The disappearance of The Bay Citizen nameplate (it will live on as a web archive of past work) does serve as a public marker of change in Bay Area journalism. But it’s a change that was largely effected in the spring of 2012, when the local outlet was merged into CIR, and the change is hardly a tragic one. The Bay Citizen did some notable work, but also spent significant amounts of time and energy producing stories that were little different than the daily fare offered up by the Chronicle. The Center for Investigative Reporting may well serve up far fewer stories directly hooked to San Francisco than The Bay Citizen in its original form, but CIR has a well-deserved reputation for producing investigative journalism with impact. And the Bay Area-related stories it produces will doubtless continue to be syndicated by Bay Area content partners.
In the end, the disappearance of The Bay Citizen may say more about the importance of nonprofit corporate governance than it does about the viability of a particular brand of journalism. Jonathan Weber was hired as the first editor of The Bay Citizen after stints as editor of Newwest.net, a website covering the Mountain West, and the well-respected dot-com era magazine The Industry Standard. He left The Bay Citizen to take a job as West Coast bureau chief for Reuters before the merger with CIR, giving him a unique vantage from which to view the brand’s demise.
Weber called the decision to eliminate the Bay Citizen name a “logical outcome” of the 2012 merger. And he is quick to note that he does not mean to criticize CIR, which has its own journalistic mission, when he says he does mourn the opportunity that The Bay Citizen ultimately missed. In its first year, the site aggressively pursued daily news, and the Bay Area pages it produced for The New York Times “gave us a lot of clout and influence around town,” Weber said. That had an impact on local coverage from other outlets, pushing them to react and improve, he said.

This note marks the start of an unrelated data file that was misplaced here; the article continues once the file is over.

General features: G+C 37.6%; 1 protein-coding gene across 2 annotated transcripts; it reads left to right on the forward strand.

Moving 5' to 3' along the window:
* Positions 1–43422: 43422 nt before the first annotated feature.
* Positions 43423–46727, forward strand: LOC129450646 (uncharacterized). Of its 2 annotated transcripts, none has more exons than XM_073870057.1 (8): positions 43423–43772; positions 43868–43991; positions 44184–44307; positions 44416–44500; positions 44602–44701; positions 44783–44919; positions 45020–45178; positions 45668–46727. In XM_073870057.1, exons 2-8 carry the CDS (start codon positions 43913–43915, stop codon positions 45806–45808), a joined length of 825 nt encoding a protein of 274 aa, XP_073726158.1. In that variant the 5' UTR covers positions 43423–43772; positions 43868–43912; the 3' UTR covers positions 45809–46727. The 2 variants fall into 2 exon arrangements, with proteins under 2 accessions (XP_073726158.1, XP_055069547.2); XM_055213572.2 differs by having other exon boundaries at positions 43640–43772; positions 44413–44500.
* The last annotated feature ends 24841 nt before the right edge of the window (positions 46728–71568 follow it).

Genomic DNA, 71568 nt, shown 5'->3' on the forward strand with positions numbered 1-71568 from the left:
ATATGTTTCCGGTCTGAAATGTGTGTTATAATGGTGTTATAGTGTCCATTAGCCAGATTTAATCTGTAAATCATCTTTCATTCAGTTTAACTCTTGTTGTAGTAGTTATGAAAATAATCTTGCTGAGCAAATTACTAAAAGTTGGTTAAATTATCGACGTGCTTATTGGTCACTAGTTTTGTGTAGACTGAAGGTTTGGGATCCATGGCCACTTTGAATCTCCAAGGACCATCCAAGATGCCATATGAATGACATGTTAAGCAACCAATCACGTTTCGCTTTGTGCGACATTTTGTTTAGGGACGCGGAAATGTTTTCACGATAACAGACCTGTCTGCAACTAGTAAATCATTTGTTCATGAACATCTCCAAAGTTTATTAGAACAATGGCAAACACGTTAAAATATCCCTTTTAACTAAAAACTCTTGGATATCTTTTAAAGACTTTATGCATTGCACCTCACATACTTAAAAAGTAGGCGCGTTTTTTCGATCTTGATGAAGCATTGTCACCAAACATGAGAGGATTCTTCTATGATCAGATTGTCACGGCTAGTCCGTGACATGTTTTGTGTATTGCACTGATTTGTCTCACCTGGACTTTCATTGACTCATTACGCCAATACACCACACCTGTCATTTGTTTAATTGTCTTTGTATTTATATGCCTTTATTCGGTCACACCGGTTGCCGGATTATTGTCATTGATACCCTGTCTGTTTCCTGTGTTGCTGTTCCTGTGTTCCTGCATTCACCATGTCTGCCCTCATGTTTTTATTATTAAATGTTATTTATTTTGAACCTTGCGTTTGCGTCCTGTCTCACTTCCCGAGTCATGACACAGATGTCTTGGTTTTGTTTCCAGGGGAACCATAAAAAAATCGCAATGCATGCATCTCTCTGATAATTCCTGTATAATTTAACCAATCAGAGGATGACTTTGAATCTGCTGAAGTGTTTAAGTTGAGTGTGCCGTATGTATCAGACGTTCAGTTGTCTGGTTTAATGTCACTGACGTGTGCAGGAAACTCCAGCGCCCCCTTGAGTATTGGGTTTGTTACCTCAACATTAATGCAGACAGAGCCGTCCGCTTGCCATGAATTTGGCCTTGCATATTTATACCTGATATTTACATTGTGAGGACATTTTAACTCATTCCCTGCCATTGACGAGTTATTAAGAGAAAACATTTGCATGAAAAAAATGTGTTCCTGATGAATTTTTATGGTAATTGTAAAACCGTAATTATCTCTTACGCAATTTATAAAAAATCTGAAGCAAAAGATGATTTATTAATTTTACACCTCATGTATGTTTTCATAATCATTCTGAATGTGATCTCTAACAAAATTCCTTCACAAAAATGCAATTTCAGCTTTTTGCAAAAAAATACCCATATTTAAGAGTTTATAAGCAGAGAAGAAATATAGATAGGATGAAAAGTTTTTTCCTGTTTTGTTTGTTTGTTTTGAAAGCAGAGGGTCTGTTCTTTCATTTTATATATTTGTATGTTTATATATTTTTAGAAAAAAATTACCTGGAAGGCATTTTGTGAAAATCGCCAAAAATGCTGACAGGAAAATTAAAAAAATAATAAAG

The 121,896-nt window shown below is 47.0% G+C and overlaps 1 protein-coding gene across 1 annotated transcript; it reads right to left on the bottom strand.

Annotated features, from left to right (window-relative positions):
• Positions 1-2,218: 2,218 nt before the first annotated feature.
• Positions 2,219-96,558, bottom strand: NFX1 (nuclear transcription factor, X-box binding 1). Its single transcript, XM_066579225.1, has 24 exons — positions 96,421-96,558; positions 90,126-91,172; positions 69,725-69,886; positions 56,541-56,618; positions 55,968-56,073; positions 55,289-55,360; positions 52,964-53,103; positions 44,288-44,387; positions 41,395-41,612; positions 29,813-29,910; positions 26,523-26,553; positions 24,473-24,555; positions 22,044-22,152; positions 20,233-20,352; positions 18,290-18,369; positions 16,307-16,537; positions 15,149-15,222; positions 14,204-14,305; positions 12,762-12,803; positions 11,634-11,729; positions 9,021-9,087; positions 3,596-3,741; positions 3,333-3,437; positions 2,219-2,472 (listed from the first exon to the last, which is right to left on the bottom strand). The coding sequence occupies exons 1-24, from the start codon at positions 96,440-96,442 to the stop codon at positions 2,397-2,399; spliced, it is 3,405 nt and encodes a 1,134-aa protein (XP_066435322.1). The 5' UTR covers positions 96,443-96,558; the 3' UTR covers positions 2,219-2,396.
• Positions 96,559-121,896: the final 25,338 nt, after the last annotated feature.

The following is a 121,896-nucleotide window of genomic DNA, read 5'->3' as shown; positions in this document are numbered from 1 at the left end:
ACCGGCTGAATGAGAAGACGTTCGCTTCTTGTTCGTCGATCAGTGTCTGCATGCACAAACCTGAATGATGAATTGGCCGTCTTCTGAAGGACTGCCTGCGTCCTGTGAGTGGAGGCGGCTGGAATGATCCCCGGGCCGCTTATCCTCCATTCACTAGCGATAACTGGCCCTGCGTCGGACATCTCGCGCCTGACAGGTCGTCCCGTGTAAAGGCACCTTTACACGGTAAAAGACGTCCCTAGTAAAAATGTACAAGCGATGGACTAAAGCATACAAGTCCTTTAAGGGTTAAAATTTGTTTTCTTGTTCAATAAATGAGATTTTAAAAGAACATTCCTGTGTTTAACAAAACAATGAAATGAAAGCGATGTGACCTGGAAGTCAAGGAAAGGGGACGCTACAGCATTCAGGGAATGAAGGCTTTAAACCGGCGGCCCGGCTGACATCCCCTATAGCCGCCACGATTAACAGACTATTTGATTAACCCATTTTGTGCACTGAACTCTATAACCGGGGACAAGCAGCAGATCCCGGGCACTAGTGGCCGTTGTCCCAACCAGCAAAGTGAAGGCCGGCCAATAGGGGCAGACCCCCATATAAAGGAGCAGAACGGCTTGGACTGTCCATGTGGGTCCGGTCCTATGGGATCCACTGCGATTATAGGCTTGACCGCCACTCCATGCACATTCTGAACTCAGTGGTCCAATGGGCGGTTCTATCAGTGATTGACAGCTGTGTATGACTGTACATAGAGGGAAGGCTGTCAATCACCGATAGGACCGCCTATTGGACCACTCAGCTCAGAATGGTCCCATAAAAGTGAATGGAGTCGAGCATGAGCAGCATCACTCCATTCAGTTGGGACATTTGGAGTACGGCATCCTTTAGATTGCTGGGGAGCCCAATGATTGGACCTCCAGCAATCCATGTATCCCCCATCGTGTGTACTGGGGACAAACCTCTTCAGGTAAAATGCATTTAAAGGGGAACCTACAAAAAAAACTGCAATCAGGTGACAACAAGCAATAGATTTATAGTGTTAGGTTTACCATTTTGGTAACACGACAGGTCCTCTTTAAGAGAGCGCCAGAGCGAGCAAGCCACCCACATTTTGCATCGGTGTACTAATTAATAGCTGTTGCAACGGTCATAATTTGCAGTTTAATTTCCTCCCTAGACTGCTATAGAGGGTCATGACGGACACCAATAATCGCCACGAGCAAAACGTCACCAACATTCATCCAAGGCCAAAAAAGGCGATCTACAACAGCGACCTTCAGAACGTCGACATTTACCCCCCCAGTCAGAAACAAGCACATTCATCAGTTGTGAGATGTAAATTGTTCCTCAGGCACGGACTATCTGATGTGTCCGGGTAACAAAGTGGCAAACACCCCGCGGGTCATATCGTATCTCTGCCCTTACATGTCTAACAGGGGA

But the corporate structure of The Bay Citizen never really matured according to plan. Originally, it was to be a partnership that included Bay Area public broadcaster KQED and the University of California’s Berkeley Graduate School of Journalism. But after initial talks, KQED bowed out, and the Berkeley journalism dean had medical problems, depriving the Bay Citizen board of directors of outside voices with strong journalistic bona fides.
The result, Weber said, was a board dominated by Hellman. When he died, the board, “which lacked strong leaders independent of Warren,” fairly quickly acquiesced to a merger with CIR, Weber said. After the merger, The Bay Citizen was almost immediately reconfigured to align with the Center for Investigative Reporting’s focus on long-term, major investigations.
Weber is an innovative and highly respected editor who created a quality publication. The Center for Investigative Reporting is the nation’s oldest and one of its most respected investigative journalism nonprofits. It regularly wins major journalism prizes and was honored in 2012 with a $1 million MacArthur Foundation award for creative and effective institutions.
Is quality local daily journalism with a dose of in-depth work, a la The Bay Citizen, better or worse than CIR-style investigative journalism, published with less frequency and, overall, with less direct connection to the local scene? If the answer to that question seems arguable, one lesson from the short life of The Bay Citizen is not: Beyond money and editorial talent, strong leaders are needed at the board level to create the governing structures that make a start-up news organization last.
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